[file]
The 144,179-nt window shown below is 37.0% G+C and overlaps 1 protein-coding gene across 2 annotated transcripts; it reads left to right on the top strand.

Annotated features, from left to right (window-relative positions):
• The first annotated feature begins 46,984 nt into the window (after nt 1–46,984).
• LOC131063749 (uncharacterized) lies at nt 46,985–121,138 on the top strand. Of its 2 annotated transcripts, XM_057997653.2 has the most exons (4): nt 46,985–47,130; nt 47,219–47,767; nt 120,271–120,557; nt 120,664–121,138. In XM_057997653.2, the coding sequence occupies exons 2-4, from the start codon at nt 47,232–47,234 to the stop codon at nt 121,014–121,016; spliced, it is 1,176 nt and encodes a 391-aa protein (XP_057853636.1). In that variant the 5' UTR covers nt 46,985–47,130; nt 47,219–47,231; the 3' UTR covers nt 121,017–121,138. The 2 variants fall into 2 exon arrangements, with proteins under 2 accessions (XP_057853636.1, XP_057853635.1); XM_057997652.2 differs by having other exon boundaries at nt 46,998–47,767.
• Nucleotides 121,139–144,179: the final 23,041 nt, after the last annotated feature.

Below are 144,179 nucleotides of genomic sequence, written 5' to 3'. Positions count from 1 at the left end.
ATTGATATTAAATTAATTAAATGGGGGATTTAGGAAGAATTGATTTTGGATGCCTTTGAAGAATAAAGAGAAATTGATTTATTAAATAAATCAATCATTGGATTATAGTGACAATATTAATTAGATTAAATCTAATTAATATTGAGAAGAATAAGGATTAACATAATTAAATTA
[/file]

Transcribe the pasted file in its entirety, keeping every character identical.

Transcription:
The 144,179-nt window shown below is 37.0% G+C and overlaps 1 protein-coding gene across 2 annotated transcripts; it reads left to right on the top strand.

Annotated features, from left to right (window-relative positions):
• The first annotated feature begins 46,984 nt into the window (after nt 1–46,984).
• LOC131063749 (uncharacterized) lies at nt 46,985–121,138 on the top strand. Of its 2 annotated transcripts, XM_057997653.2 has the most exons (4): nt 46,985–47,130; nt 47,219–47,767; nt 120,271–120,557; nt 120,664–121,138. In XM_057997653.2, the coding sequence occupies exons 2-4, from the start codon at nt 47,232–47,234 to the stop codon at nt 121,014–121,016; spliced, it is 1,176 nt and encodes a 391-aa protein (XP_057853636.1). In that variant the 5' UTR covers nt 46,985–47,130; nt 47,219–47,231; the 3' UTR covers nt 121,017–121,138. The 2 variants fall into 2 exon arrangements, with proteins under 2 accessions (XP_057853636.1, XP_057853635.1); XM_057997652.2 differs by having other exon boundaries at nt 46,998–47,767.
• Nucleotides 121,139–144,179: the final 23,041 nt, after the last annotated feature.

Below are 144,179 nucleotides of genomic sequence, written 5' to 3'. Positions count from 1 at the left end.
ATTGATATTAAATTAATTAAATGGGGGATTTAGGAAGAATTGATTTTGGATGCCTTTGAAGAATAAAGAGAAATTGATTTATTAAATAAATCAATCATTGGATTATAGTGACAATATTAATTAGATTAAATCTAATTAATATTGAGAAGAATAAGGATTAACATAATTAAATTA